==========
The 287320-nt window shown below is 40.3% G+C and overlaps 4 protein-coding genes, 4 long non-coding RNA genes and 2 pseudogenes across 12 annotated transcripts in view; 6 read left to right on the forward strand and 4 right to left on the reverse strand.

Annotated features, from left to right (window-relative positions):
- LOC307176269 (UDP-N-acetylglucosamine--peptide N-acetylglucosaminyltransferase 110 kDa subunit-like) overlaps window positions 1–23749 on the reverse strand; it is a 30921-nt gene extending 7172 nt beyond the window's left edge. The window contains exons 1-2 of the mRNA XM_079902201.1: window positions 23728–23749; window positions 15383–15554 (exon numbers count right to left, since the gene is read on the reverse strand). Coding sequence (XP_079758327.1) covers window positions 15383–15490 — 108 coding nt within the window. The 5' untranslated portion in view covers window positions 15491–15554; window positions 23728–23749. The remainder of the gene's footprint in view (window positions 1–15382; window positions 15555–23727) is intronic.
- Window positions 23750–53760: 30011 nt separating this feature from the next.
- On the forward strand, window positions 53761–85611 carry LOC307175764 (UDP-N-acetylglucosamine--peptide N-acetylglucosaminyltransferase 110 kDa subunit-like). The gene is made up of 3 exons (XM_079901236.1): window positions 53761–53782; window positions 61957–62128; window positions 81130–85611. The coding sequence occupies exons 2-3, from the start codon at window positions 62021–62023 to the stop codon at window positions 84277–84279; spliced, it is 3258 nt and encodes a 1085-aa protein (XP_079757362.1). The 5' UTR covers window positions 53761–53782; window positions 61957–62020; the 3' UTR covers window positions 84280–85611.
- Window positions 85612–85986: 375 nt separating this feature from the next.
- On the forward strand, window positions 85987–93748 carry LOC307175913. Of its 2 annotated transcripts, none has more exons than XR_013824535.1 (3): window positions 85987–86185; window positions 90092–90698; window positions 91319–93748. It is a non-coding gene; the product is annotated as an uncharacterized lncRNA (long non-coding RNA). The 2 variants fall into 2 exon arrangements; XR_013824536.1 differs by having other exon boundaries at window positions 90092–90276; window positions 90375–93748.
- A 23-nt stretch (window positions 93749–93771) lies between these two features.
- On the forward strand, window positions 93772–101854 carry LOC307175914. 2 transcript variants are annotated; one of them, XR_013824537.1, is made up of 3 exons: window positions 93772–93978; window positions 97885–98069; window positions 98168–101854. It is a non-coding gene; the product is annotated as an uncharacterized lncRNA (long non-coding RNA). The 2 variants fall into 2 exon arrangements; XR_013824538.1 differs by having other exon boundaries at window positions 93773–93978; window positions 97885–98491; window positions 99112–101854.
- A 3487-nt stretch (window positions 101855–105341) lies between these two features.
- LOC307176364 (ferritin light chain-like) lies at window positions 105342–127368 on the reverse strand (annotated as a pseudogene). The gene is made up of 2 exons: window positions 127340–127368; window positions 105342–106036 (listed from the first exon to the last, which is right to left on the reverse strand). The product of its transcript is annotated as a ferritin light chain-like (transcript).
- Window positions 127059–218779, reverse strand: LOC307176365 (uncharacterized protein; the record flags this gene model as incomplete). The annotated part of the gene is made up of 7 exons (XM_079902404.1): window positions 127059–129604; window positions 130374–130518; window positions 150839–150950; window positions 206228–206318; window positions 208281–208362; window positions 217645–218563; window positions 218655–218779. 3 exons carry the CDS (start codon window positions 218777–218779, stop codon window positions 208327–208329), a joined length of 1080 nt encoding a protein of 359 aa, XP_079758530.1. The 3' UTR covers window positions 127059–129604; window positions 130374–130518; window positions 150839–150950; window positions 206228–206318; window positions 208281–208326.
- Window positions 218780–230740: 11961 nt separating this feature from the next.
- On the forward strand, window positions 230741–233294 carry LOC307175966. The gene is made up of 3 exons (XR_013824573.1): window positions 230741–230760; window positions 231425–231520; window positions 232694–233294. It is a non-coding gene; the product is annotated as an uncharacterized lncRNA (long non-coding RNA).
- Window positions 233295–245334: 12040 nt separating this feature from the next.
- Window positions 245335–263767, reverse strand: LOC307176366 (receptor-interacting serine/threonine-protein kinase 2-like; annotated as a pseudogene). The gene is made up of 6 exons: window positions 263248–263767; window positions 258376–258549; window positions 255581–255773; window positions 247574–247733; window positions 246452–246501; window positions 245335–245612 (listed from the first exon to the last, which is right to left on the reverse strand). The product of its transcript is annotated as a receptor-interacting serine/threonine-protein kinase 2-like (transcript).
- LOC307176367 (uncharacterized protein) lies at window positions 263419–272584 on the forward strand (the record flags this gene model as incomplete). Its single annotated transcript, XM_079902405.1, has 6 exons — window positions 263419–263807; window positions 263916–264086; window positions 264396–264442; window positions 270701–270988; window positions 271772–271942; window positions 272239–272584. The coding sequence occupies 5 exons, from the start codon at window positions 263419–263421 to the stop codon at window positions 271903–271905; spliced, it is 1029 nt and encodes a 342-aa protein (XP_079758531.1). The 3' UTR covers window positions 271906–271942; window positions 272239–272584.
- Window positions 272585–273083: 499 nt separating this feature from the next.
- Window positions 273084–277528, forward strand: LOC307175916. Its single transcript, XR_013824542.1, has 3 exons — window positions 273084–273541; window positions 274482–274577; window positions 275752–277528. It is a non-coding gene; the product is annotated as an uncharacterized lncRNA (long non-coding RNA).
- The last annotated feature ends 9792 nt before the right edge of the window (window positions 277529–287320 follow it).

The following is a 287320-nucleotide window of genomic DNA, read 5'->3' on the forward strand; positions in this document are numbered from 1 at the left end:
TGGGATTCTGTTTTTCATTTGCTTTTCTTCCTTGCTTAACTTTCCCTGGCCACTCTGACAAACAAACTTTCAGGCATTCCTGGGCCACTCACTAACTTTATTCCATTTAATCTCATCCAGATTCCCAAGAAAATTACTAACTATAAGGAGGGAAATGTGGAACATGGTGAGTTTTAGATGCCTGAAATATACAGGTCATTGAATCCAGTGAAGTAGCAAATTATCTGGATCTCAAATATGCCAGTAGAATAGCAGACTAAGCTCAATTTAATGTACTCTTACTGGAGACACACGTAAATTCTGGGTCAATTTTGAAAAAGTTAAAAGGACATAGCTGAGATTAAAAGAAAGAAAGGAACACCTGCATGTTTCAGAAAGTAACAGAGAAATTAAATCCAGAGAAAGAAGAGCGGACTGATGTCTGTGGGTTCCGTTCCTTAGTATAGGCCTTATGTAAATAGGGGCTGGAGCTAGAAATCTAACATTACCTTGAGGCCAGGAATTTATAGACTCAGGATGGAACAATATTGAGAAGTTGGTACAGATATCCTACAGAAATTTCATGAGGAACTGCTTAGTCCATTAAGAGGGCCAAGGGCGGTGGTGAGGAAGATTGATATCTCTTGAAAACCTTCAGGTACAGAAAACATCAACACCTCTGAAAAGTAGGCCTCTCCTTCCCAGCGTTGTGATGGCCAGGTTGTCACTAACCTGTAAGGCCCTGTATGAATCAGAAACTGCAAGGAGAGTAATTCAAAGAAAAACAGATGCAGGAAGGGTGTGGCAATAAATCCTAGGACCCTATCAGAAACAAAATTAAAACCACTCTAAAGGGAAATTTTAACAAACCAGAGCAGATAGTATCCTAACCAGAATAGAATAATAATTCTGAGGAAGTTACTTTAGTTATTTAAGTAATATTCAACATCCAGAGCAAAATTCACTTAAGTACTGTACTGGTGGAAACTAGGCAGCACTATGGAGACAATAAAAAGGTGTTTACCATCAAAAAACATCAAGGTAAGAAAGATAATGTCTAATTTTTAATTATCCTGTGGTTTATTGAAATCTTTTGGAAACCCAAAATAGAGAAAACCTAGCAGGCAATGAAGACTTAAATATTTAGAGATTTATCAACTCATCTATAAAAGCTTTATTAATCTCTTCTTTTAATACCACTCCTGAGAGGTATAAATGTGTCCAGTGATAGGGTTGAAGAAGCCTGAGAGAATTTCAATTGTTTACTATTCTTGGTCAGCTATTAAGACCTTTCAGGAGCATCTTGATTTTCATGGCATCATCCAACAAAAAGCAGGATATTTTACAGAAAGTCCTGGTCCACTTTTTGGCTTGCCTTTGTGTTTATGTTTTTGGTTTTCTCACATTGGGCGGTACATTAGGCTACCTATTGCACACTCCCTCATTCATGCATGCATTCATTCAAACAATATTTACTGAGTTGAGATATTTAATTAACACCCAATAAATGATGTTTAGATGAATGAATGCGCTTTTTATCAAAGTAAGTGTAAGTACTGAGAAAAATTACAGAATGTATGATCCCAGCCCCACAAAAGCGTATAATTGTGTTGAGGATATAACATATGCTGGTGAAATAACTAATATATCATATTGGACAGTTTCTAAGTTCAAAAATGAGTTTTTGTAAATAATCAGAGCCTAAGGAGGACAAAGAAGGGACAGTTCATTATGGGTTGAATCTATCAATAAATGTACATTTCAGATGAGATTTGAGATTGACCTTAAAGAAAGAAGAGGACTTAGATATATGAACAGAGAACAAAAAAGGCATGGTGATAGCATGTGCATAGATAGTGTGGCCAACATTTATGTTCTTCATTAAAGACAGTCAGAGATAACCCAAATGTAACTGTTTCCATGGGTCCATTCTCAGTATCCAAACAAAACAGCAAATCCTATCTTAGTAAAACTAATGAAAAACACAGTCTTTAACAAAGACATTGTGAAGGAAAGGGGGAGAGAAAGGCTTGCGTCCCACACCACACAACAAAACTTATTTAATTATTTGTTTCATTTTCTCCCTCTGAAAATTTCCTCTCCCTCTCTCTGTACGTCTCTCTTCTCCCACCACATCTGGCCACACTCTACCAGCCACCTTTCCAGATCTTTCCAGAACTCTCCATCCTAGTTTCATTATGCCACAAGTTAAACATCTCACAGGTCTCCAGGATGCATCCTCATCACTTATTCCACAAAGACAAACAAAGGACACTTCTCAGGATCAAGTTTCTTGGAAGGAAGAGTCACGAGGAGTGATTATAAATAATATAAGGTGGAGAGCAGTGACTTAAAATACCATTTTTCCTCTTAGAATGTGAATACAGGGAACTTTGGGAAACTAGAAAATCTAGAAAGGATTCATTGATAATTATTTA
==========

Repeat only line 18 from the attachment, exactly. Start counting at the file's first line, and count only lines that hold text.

- Window positions 272585–273083: 499 nt separating this feature from the next.